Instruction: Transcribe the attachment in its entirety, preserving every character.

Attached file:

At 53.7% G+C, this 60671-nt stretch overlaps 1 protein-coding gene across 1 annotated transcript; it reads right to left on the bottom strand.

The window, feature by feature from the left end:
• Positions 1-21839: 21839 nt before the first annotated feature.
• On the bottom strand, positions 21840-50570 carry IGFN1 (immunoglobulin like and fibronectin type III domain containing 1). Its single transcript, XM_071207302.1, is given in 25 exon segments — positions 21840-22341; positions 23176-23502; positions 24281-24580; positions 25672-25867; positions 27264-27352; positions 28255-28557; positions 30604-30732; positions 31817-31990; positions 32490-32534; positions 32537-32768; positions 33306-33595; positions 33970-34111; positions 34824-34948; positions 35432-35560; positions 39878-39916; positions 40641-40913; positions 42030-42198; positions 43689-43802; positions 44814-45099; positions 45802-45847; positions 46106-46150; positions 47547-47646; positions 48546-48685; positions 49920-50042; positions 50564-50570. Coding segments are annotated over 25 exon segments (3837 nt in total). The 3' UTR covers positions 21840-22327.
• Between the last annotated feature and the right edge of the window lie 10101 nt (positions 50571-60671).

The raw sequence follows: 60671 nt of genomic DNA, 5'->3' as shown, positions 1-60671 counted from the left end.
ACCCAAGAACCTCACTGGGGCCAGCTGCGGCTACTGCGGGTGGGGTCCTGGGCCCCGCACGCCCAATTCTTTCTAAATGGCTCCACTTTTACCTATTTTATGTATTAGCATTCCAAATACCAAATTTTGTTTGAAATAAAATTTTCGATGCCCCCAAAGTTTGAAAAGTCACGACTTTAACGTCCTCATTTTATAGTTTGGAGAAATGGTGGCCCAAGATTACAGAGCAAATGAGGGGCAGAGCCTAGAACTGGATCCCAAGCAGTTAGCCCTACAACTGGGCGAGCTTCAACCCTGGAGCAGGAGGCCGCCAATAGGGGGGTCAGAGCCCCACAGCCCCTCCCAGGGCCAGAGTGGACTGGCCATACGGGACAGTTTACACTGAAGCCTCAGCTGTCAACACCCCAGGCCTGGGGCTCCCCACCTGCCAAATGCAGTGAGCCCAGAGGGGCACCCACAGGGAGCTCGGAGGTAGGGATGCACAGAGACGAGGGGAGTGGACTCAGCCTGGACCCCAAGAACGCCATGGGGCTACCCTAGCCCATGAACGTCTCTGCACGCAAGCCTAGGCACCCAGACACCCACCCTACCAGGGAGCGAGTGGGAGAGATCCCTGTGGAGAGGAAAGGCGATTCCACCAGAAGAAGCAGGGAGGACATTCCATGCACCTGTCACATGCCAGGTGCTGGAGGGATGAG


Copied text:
At 53.7% G+C, this 60671-nt stretch overlaps 1 protein-coding gene across 1 annotated transcript; it reads right to left on the bottom strand.

The window, feature by feature from the left end:
• Positions 1-21839: 21839 nt before the first annotated feature.
• On the bottom strand, positions 21840-50570 carry IGFN1 (immunoglobulin like and fibronectin type III domain containing 1). Its single transcript, XM_071207302.1, is given in 25 exon segments — positions 21840-22341; positions 23176-23502; positions 24281-24580; positions 25672-25867; positions 27264-27352; positions 28255-28557; positions 30604-30732; positions 31817-31990; positions 32490-32534; positions 32537-32768; positions 33306-33595; positions 33970-34111; positions 34824-34948; positions 35432-35560; positions 39878-39916; positions 40641-40913; positions 42030-42198; positions 43689-43802; positions 44814-45099; positions 45802-45847; positions 46106-46150; positions 47547-47646; positions 48546-48685; positions 49920-50042; positions 50564-50570. Coding segments are annotated over 25 exon segments (3837 nt in total). The 3' UTR covers positions 21840-22327.
• Between the last annotated feature and the right edge of the window lie 10101 nt (positions 50571-60671).

The raw sequence follows: 60671 nt of genomic DNA, 5'->3' as shown, positions 1-60671 counted from the left end.
ACCCAAGAACCTCACTGGGGCCAGCTGCGGCTACTGCGGGTGGGGTCCTGGGCCCCGCACGCCCAATTCTTTCTAAATGGCTCCACTTTTACCTATTTTATGTATTAGCATTCCAAATACCAAATTTTGTTTGAAATAAAATTTTCGATGCCCCCAAAGTTTGAAAAGTCACGACTTTAACGTCCTCATTTTATAGTTTGGAGAAATGGTGGCCCAAGATTACAGAGCAAATGAGGGGCAGAGCCTAGAACTGGATCCCAAGCAGTTAGCCCTACAACTGGGCGAGCTTCAACCCTGGAGCAGGAGGCCGCCAATAGGGGGGTCAGAGCCCCACAGCCCCTCCCAGGGCCAGAGTGGACTGGCCATACGGGACAGTTTACACTGAAGCCTCAGCTGTCAACACCCCAGGCCTGGGGCTCCCCACCTGCCAAATGCAGTGAGCCCAGAGGGGCACCCACAGGGAGCTCGGAGGTAGGGATGCACAGAGACGAGGGGAGTGGACTCAGCCTGGACCCCAAGAACGCCATGGGGCTACCCTAGCCCATGAACGTCTCTGCACGCAAGCCTAGGCACCCAGACACCCACCCTACCAGGGAGCGAGTGGGAGAGATCCCTGTGGAGAGGAAAGGCGATTCCACCAGAAGAAGCAGGGAGGACATTCCATGCACCTGTCACATGCCAGGTGCTGGAGGGATGAG